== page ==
The last few years we've gone through some organizational changes. One of the bigger changes was that a few of us became less involved in the day-to-day operations of the site - most notably three of us co-founders to include myself, Dave Astle, and Mike Tanczos. We were there in the background, but it was obvious we weren't around. As a result, aspects of the site appeared to go stale, and some of you may have even wondered if we had given up. We had our staff running the day-to-day, but it was obvious that GameDev.net wasn't the same.
We didn't like how things were going, and about 6 months ago we re-inserted ourselves into the day-to-day operations of GameDev.net. In those 6 months a lot has happened at GameDev.net - between the new site, the operational improvements we are implementing, and the future planning for GameDev.net a lot of change is taking place in a very short period of time. In some respects we're pressing the reset button with GameDev.net because we recognize that we can do better.
One of the biggest changes that everyone should be aware of is the new site launch. The community seems to have fallen into either the "love it" camp or the "hate it" camp. Although, now that some time has passed there might be a third faction called the "It's not so bad" camp. In any case, we sort of sprung the new site design on everyone, and in some respects it may have looked like we didn't really think things through prior to the launch or perhaps even test the new site out.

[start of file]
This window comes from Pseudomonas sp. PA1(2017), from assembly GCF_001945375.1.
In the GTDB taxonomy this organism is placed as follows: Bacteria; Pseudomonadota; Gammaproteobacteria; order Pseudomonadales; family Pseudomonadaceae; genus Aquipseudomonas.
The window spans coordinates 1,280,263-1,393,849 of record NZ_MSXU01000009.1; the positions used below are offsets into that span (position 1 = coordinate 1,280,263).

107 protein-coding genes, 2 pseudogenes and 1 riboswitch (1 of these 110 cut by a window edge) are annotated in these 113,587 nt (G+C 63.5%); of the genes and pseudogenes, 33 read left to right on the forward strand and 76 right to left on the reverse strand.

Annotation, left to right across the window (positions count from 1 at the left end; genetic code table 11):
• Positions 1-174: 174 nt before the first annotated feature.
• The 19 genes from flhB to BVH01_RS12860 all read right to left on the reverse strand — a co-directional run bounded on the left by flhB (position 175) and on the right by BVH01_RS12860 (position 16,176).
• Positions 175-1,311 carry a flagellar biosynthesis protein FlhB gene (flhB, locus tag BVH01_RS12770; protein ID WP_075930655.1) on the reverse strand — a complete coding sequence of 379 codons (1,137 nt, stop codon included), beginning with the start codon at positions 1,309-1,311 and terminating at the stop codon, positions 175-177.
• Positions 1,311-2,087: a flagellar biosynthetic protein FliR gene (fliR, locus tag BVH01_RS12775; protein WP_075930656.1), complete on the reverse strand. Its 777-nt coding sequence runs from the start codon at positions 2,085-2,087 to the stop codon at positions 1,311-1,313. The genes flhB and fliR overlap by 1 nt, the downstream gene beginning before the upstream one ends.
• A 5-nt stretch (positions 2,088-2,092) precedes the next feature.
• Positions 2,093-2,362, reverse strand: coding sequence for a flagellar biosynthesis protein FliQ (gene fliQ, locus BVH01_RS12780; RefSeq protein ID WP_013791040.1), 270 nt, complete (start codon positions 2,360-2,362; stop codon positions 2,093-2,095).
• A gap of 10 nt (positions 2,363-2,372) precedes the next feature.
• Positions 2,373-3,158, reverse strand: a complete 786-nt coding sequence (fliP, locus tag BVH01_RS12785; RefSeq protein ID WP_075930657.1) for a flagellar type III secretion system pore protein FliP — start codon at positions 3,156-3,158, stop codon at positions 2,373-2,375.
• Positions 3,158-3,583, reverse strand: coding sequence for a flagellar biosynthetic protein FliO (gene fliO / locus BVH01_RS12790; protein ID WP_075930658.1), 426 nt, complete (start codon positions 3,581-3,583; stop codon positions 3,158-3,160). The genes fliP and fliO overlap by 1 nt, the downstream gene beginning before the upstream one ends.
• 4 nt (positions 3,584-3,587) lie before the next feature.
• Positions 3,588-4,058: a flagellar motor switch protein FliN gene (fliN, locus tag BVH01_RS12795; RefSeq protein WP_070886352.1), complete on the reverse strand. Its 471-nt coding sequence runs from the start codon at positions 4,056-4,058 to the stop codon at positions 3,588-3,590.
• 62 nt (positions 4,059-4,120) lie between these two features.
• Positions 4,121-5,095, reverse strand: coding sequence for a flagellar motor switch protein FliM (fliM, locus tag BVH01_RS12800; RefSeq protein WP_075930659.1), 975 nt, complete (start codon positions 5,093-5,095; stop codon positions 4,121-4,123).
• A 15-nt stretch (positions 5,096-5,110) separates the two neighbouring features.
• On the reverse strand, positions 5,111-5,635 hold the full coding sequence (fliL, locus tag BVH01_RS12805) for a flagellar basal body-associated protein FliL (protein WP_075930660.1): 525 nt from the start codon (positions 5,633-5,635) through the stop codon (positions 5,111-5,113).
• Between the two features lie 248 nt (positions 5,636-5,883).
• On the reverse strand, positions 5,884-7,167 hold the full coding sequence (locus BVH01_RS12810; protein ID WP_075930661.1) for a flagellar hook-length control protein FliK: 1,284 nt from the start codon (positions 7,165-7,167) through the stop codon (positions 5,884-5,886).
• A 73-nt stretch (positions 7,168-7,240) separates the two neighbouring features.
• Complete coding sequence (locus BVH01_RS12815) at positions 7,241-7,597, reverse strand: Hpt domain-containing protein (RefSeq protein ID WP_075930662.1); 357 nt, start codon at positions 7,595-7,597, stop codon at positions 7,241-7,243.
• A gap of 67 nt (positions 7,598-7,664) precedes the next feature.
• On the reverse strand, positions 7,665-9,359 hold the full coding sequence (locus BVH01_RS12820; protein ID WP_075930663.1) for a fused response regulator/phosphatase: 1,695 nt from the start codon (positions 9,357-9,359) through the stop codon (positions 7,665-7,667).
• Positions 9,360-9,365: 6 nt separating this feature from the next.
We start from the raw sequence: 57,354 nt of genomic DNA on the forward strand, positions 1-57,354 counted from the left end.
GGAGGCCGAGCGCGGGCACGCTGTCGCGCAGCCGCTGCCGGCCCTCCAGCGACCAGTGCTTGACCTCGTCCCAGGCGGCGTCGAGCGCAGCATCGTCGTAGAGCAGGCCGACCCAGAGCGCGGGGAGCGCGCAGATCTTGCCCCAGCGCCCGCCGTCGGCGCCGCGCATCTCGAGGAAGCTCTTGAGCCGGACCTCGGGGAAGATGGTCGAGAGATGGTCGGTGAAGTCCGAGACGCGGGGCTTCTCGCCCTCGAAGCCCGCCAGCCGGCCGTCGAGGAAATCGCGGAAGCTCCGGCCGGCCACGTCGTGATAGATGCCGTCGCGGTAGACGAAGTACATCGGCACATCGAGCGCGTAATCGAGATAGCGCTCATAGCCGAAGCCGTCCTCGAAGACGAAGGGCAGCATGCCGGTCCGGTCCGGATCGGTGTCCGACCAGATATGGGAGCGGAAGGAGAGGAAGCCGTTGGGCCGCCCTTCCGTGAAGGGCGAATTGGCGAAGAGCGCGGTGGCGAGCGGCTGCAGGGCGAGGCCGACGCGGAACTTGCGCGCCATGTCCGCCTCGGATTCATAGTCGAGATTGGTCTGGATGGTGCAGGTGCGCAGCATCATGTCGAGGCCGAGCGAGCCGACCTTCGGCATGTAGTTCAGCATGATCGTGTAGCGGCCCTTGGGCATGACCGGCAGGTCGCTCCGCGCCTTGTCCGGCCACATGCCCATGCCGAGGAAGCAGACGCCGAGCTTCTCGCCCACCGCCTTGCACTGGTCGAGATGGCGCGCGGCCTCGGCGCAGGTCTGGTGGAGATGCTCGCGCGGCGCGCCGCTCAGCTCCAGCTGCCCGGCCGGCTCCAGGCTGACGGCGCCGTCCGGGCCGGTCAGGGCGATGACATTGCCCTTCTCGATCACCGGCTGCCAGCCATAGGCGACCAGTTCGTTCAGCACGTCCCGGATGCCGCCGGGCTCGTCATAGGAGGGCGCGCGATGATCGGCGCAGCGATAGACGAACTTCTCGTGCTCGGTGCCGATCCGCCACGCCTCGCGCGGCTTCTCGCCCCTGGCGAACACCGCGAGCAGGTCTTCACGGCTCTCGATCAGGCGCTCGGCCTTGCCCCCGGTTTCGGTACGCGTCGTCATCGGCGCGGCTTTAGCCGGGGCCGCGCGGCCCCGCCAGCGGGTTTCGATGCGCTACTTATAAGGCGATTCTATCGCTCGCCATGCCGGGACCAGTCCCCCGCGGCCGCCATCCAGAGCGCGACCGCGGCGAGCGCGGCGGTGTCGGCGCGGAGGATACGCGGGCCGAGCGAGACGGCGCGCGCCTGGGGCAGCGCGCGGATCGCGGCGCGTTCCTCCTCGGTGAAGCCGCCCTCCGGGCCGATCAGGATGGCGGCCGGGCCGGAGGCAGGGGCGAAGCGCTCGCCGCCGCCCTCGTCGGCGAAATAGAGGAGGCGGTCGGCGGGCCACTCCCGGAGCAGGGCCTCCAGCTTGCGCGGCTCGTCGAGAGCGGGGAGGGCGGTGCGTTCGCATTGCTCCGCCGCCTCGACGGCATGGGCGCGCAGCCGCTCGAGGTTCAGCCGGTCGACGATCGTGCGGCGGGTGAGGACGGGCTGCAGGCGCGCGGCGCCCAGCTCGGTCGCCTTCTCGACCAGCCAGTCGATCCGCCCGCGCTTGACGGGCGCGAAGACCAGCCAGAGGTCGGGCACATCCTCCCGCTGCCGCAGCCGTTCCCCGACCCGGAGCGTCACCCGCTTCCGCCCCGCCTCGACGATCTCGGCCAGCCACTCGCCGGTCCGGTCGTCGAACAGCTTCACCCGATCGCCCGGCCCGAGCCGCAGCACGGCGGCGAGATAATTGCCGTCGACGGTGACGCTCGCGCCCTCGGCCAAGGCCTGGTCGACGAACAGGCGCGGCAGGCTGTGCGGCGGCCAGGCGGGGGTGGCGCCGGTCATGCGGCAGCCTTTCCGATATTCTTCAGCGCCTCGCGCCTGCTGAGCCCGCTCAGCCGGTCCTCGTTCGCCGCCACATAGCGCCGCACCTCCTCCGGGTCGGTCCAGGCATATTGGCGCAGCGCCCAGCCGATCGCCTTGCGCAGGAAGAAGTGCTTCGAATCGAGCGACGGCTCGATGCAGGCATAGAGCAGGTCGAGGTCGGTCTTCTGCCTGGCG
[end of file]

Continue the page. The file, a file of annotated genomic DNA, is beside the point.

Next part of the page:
To understand why we launched you kind of need to jump back 4 years ago when we started a project we called "V5". V5 was supposed to solve world hunger, cure cancer, and probably most important be a new version of the site that provided capabilities that enhanced the community through the changing web content landscape at the time (circa 2006-2007). After all of our years running GameDev.net, we had reached a point where our site software was costing us more and more to do anything useful with it. We had lots of great ideas, but we didn't have the capacity to execute them. On top of that, because modifying layouts and adding new site pages required direct access to the server and knowledge of specific web technologies, we were becoming increasingly dependent on a handful of people to work on our projects, creating both a massive bottleneck and a huge security risk. Such is the bane of custom software.